Abstract Descriptions Versus Concrete Descriptions
Try to avoid vague, abstract descriptions. For example, a writer may write beautiful to describe a tree. However, beautiful is too vague. Instead, a concrete adjective or modifier would be stronger and gives greater impact. The reader needs details for a picture to form in their heads, abstract concepts like beautiful lack a real-world analog. Here's a reworked description of the tree: "the sun's rays glistened off the rain-slick leaves, even as the afternoon sky dipped towards evening." The beautiful qualities of the tree are "shown" through concrete details instead of merely told through abstraction. This gives the reader the illusion of immediate experience, as opposed to the dictionary variety
Abstractions are often ideas that cannot be seen, heard, touched, or smelled.
Examples of abstract descriptions:
- the sad man
- the happy woman
- the beautiful dog
- a lovely house
- an amazing sight
A concrete description can be seen, heard, touched, or smelled.
Examples of concrete details:
- the crunching sound
- the melted candy cane
- the burnt toast
- the flashing light
- the smooth butter
There are appropriate times to use abstractions. For instance, if the reader is already aware of the circumstances (i.e., a writer is referring to a passage from a novel, in which the audience knows of a certain event) then the writer can generalize the emotion. However, especially in creative works such as fiction and poetry, it is best to turn the abstract into the concrete.
Similes and Metaphors
Another way to add descriptive language is to use similes and metaphors, creating a picture in readers' heads by comparing two objects to one another. Similes and metaphors help to make connections between two ideas, concepts, or objects that clarify or give new meaning.
A simile is a comparison using the words like or as. It usually compares two dissimilar objects. For example, the bread was as dry as a bone. The comparison links a piece of bread that has become hard and white to a bone that is also hard and white. Bones often dry out, and so does bread. These similar characteristics are what make the simile effective.
A metaphor states that one thing is something else. It is a comparison, but it does NOT use like or as to make the comparison. For example, the athlete's stomach was a bottomless pit. The comparison implies that the athlete's stomach will not fill up easily or quickly. The athlete can eat lots of food.
To make a simile or metaphor, identify an object like a sunset, tree, or river, or a concept like love, peace, or anger. Then think of another object that has some similar traits. Decide whether the words "like" or "as" will help make the connection more understandable. A good simile or metaphor will make the reader look at both objects in a new perspective.
By adding similes and metaphors to a description paper, the writer can appeal to the readers' imagination and make the writing more interesting to read. Similes and metaphors add spark to descriptions.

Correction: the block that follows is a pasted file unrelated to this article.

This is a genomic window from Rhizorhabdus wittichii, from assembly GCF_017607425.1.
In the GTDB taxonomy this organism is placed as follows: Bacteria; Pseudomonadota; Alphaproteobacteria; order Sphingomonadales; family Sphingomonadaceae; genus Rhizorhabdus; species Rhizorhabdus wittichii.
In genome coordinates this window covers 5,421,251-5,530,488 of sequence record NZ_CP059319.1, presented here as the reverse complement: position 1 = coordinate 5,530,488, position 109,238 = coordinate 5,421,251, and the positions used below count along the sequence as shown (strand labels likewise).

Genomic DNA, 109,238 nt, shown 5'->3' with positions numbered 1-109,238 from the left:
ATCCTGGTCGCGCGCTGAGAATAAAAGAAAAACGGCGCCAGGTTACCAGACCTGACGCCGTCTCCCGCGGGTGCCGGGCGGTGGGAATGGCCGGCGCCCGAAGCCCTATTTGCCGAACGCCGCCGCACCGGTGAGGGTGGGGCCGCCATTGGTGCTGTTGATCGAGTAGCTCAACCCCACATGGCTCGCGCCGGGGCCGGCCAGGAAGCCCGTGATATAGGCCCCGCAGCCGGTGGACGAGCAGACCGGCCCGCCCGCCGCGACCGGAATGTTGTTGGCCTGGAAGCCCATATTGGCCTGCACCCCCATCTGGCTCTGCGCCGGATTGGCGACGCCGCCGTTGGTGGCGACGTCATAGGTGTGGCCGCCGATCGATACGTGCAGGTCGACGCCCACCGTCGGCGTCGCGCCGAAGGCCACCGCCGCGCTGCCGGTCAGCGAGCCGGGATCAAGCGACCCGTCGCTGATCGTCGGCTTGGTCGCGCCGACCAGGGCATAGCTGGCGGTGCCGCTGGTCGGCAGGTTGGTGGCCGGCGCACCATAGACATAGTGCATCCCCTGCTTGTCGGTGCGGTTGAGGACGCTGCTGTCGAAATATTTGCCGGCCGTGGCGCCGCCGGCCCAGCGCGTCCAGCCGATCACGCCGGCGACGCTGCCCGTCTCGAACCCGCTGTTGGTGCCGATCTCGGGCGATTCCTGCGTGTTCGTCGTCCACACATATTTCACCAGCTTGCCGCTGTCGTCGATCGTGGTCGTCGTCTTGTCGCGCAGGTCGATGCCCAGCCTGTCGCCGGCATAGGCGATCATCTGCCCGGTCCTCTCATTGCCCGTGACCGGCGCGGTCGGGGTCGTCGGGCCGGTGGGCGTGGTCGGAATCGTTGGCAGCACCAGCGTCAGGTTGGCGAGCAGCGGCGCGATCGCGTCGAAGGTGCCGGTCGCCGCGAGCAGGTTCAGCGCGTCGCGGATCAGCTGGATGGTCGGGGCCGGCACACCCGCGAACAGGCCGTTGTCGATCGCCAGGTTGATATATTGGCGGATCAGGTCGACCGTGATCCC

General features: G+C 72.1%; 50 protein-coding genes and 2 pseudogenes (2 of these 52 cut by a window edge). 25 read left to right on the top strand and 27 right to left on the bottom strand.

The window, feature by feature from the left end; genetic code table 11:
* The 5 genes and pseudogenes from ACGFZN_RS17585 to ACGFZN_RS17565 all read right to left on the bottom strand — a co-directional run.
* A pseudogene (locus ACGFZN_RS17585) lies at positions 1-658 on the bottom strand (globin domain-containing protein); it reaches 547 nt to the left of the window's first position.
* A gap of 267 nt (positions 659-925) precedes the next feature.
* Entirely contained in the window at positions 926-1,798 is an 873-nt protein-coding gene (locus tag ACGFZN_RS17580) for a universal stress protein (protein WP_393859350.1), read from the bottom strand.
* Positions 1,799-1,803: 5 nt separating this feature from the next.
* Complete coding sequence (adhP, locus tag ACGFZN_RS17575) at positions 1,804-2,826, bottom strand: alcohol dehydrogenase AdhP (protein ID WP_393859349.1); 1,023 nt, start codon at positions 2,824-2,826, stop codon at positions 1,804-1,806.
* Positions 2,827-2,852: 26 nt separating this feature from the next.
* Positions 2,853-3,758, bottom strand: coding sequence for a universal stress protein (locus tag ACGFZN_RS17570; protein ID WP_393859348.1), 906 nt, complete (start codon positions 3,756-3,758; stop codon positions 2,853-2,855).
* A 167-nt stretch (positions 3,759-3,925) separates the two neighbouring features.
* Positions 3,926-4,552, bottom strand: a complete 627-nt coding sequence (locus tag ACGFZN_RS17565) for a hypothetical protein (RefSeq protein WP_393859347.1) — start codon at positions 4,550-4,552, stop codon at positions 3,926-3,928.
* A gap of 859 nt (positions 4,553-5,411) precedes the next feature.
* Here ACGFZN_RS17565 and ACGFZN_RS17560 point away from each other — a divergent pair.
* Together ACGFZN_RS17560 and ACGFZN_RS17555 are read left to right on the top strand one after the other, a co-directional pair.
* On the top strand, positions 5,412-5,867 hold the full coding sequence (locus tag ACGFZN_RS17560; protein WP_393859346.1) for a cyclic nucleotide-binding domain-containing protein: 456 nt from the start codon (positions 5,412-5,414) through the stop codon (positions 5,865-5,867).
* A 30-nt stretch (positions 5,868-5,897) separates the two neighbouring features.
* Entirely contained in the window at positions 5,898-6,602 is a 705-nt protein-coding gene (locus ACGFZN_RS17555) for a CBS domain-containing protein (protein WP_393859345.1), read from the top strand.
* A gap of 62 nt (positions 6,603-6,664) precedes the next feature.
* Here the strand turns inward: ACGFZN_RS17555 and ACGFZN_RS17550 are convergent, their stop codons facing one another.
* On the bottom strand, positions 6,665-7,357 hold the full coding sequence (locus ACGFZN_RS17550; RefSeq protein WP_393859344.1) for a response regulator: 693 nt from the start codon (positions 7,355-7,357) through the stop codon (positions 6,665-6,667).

How to Write Description
In order to write descriptively, you must take a topic and decide how to make that topic vivid for your audience. If the topic of the piece is merely to describe a particular place, you must decide what elements of that place, when described in text, will become most vivid for your audience. The first step in any descriptive writing is to choose a topic and begin to work out a thesis statement. As was suggested in the previous sections, you may choose to describe a particular place.
Sample Thesis Statement: Although Minnesota may seem drab and cold to outsiders, natives of the state find it a wonderful place to live.
We can see in this thesis statement that the writer will attempt to show the aspects of Minnesota that make it a great place to live. After detailing a thesis statement, you should come up with a list of sensory words that provide vivid detail and support the thesis. You may start by thinking about the five senses. How does your particular place look, smell, feel, taste, and sound like? How can you best describe these senses so the reader feels what you feel? By organizing the elements of descriptive language into easier to handle sections, like the five senses, you are able to more specifically engage in what elements of the description are most useful.
Examples of Sensory Words
Examples of Sound Imagery
- Quiet solitude
- Grasshoppers chirping at night
- Trees rustling in the wind
- The howl of a wolf
- Birds singing
- Leaves crunching
- Fire crackling
Examples of Smell Imagery
- Chlorine at a pool
- Freshly cut grass
- Flowers in spring
- Morning dew,
- Freshly baked banana bread,
- Acrid-campfire smoke.
Examples of Touch Imagery
- Cold, wet snowflakes falling on your nose
- Coarse sandpaper
- Rough, dry tree bark
- Wet sand beneath your feet
- Hot pan on the stove
Example of Visual Imagery
- The brilliant rays of sunset
- The churning blue waterfall
- Powerful deer racing across the field
- Clean snow falling softly in the sun
- Corn stalks rustling in the breeze
Examples of Taste Imagery
- Lutefisk or lefsa during the holidays
- Steaming, bitter, black coffee
- Fresh, succulent strawberries
- Crunchy chocolate chip cookies
- Cotton candy, sweetly melting in your mouth